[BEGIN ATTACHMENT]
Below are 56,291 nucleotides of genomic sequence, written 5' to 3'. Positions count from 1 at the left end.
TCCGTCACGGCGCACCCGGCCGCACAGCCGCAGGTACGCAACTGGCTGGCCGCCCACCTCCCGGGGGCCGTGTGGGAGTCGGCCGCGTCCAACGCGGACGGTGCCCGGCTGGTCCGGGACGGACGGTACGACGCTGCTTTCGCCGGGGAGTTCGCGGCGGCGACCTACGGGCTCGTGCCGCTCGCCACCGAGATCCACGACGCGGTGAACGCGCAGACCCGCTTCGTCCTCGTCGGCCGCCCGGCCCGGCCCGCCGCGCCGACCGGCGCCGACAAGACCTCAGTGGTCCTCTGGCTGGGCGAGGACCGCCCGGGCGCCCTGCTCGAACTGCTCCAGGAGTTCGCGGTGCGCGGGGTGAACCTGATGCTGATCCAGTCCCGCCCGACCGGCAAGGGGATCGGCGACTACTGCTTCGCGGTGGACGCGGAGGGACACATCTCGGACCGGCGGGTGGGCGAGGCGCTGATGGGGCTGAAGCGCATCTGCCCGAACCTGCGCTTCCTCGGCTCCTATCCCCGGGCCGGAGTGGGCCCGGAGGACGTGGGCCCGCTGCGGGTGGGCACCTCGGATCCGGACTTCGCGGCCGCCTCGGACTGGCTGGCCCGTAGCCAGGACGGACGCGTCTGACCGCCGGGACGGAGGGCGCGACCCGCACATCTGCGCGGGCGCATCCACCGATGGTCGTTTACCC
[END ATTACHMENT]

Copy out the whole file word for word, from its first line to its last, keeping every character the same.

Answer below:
Below are 56,291 nucleotides of genomic sequence, written 5' to 3'. Positions count from 1 at the left end.
TCCGTCACGGCGCACCCGGCCGCACAGCCGCAGGTACGCAACTGGCTGGCCGCCCACCTCCCGGGGGCCGTGTGGGAGTCGGCCGCGTCCAACGCGGACGGTGCCCGGCTGGTCCGGGACGGACGGTACGACGCTGCTTTCGCCGGGGAGTTCGCGGCGGCGACCTACGGGCTCGTGCCGCTCGCCACCGAGATCCACGACGCGGTGAACGCGCAGACCCGCTTCGTCCTCGTCGGCCGCCCGGCCCGGCCCGCCGCGCCGACCGGCGCCGACAAGACCTCAGTGGTCCTCTGGCTGGGCGAGGACCGCCCGGGCGCCCTGCTCGAACTGCTCCAGGAGTTCGCGGTGCGCGGGGTGAACCTGATGCTGATCCAGTCCCGCCCGACCGGCAAGGGGATCGGCGACTACTGCTTCGCGGTGGACGCGGAGGGACACATCTCGGACCGGCGGGTGGGCGAGGCGCTGATGGGGCTGAAGCGCATCTGCCCGAACCTGCGCTTCCTCGGCTCCTATCCCCGGGCCGGAGTGGGCCCGGAGGACGTGGGCCCGCTGCGGGTGGGCACCTCGGATCCGGACTTCGCGGCCGCCTCGGACTGGCTGGCCCGTAGCCAGGACGGACGCGTCTGACCGCCGGGACGGAGGGCGCGACCCGCACATCTGCGCGGGCGCATCCACCGATGGTCGTTTACCC